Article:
At Walmart (WMT), the lowest price is once again the law.
After its advertising drifted away from reinforcing that pledge – over and over again, to the point where television audiences were ready to scream for mercy – its customers also began to drift away. Many opted to shop instead at “dollar stores” like Dollar General (DG), which continued to make explicit “lowest price” promises. Others have begun shopping online, even for staples like cat food, shampoo, jeans and sneakers – the kinds of things they would have snapped up at Walmart. They are streaming video from Netflix (NFLX) or Amazon (AMZN) rather than buying DVDs.
The folks over at Motley Fool took note of this trend recently, suggesting that investors might prefer to snap up stock in Amazon or Costco (COST) instead, as two of the companies that have won the allegiance of customers who typically did the vast majority of their shopping at Walmart. Owning Amazon may be a bit of a stretch – the company’s stock price growth has outstripped the earnings growth that many analysts expect the online retailer to be able to deliver, as illustrated by a recent earnings “miss” – but the underlying point is valid.
As the retail world has evolved, and as the recession took its toll, shopping habits changed in recent years. In the same way that television broadcasting has changed dramatically over the last decade, as cable channels now compete with the NBCs and CBSs of the world to offer original shows and miniseries, so retail has morphed and fragmented. If you want cheap shampoo, you can go to a dollar store or buy in bulk at Costco; if you want great produce, you can join a local CSA (community supported agriculture) program for a nominal annual fee that is adjusted based on income levels. Consumers may want to save money on t-shirts in order to spend more on a pair of designer jeans that Walmart is never likely to stock. At the same time, shoppers across every income bracket have become more accustomed to buying online.
The era of megastores offering one-stop shopping for a consumer’s every need may be drawing to a close. The question now is whether Walmart’s plan to broaden its product offerings and “invest” $2 billion over two years in lower prices – especially in food and other “consumables” like health and beauty products – can help it battle back. The store is introducing more high-end food and trying to tailor its offerings to appeal to groups like Latinos, Asian-Americans and African-Americans, who may avoid Walmart today simply because it doesn’t offer particular products. Tell those groups that they can get everything they want there and won’t have to make an extra trip, the thinking goes, and brand loyalty to Walmart will follow.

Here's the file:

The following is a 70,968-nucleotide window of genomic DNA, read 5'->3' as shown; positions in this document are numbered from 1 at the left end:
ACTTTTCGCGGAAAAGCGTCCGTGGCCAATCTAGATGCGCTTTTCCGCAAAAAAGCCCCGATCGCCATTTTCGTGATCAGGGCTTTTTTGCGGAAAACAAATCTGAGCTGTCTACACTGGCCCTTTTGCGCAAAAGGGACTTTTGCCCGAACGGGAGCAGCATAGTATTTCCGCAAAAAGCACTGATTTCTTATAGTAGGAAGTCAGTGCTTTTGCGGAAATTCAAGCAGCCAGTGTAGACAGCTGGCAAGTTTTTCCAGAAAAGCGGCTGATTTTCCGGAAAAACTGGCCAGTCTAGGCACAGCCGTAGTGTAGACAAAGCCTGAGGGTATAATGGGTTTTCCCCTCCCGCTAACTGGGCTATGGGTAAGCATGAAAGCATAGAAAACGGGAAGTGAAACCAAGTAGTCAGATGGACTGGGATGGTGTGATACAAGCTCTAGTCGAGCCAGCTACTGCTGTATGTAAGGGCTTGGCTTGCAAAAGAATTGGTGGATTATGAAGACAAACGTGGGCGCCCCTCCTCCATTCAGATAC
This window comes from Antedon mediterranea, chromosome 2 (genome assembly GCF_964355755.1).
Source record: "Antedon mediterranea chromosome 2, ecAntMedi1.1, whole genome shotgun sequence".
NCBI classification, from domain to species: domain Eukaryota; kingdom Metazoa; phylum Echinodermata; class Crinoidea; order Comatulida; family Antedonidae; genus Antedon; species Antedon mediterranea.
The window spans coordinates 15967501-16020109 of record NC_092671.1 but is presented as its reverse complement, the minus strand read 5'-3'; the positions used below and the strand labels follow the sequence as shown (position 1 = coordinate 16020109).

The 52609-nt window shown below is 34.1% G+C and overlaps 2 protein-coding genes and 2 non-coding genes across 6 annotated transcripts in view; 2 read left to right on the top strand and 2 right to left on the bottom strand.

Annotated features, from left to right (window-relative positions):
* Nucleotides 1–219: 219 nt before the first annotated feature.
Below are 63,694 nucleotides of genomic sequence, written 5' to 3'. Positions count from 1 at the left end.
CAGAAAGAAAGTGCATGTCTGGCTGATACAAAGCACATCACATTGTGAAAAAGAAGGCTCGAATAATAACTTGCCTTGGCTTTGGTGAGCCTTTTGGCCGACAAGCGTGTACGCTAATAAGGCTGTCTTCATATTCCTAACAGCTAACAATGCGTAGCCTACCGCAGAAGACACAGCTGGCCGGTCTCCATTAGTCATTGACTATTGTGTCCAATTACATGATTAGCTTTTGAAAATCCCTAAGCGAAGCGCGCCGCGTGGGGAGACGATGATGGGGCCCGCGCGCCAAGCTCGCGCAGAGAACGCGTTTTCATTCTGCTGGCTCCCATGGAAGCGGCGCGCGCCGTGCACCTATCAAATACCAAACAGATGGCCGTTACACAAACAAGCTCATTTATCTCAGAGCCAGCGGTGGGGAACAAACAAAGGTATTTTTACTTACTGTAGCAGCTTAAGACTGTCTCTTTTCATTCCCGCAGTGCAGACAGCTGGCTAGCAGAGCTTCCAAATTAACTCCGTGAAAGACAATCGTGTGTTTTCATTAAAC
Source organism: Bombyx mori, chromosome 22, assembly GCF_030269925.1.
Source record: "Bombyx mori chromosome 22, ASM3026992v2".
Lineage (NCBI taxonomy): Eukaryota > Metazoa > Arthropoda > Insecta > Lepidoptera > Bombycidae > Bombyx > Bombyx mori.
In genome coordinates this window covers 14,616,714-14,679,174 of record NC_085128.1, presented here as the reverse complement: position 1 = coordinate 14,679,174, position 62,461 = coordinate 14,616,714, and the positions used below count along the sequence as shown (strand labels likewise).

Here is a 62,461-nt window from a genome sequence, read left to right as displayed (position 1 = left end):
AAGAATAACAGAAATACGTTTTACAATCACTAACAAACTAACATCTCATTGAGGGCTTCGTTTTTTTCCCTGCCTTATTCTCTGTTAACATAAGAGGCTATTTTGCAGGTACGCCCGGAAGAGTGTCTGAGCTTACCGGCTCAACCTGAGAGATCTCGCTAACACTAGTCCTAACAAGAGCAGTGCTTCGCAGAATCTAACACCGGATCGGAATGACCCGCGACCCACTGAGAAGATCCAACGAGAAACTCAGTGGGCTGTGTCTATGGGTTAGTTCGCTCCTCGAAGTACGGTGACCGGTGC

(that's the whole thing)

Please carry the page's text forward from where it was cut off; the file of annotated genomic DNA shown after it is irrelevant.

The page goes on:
Nutrition conscious? Walmart will now offer you beef rated USDA choice – and match low prices advertised by competitors. Duncan MacNaughton, the company’s chief merchandising officer, told a recent investment conference that while steps like this will put a dent in Walmart’s margins in the short term, the company expects to make up for this through higher productivity.
Walmart is a giant company with a still-enviable brand name – but it can’t change on a dime. To some extent, it is gambling that the economic outlook remains uncertain enough that consumers stay focused on low prices – and also respond favorably to the company’s attempt to woo them away from the dollar stores with higher-quality but still bargain-priced merchandise. At the same time, they hope the economy strengthens just enough for those consumers to gradually increase the amount they spend on each visit to a Walmart.
Yes, it’s all a gamble. But it’s one that Walmart will need to win. The company isn’t about to vanish into the ether any time soon, but if it is to avoid the fate of Sears (SHLD), Kmart or any of the other formerly dominant retailers who have watched as their pre-eminence has been eroded, it needs to find some kind of magic bullet. A more coherent ad campaign, low prices and a better product mix may be the solution, but odds are that it will take more innovations to convince shoppers that Walmart offers not only low prices but a unique shopping experience.